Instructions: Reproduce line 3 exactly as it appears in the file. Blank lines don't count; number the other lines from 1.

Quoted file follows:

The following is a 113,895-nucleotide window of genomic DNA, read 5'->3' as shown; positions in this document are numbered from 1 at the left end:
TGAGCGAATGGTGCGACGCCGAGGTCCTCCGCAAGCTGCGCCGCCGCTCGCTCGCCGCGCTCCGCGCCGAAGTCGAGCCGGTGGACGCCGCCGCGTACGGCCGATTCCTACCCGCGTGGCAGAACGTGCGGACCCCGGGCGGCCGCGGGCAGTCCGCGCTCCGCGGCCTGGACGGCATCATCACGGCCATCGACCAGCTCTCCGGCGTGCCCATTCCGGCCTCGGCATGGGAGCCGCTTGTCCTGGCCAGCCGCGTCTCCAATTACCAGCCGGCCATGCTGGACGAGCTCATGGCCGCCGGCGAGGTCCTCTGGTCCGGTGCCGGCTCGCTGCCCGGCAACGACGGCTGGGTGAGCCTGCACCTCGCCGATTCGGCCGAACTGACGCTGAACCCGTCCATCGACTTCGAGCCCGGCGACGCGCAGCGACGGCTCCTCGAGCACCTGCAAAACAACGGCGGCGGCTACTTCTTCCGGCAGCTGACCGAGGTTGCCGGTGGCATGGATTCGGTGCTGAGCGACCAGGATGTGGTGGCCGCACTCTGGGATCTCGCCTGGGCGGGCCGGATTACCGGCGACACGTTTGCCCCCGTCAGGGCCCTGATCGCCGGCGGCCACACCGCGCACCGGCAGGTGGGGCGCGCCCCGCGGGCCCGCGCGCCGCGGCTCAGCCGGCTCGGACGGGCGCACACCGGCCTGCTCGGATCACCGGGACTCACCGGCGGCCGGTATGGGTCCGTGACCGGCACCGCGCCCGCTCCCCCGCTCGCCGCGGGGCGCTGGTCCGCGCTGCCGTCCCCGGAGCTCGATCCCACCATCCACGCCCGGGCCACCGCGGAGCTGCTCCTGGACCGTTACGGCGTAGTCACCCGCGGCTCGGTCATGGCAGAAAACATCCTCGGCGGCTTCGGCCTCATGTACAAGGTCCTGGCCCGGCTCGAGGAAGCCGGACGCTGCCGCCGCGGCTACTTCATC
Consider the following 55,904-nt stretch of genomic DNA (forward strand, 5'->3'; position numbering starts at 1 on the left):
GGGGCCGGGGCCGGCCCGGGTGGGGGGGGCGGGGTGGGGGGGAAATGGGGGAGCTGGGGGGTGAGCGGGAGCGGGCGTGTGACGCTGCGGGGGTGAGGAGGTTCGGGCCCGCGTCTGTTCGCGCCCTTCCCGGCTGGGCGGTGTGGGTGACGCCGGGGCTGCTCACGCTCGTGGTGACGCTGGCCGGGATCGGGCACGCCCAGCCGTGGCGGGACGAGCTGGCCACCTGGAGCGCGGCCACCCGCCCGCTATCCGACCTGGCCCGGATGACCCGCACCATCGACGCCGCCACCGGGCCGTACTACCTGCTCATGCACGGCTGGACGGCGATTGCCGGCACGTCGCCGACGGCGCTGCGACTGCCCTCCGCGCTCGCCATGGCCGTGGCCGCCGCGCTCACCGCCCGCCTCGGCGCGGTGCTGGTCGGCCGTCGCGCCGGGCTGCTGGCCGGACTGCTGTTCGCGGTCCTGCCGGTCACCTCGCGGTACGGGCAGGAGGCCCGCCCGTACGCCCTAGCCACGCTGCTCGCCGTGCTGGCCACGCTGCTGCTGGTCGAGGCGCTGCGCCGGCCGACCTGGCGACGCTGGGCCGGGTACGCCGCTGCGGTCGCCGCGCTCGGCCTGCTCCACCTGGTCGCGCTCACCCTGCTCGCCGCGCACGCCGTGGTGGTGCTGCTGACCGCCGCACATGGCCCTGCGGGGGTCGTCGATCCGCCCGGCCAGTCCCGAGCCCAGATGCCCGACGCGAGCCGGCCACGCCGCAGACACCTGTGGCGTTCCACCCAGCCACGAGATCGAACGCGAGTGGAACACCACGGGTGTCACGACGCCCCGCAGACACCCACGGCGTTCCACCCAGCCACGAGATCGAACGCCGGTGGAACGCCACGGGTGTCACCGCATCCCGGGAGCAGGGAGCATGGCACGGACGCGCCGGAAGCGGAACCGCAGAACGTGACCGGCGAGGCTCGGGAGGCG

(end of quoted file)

Consider the following 55,904-nt stretch of genomic DNA (forward strand, 5'->3'; position numbering starts at 1 on the left):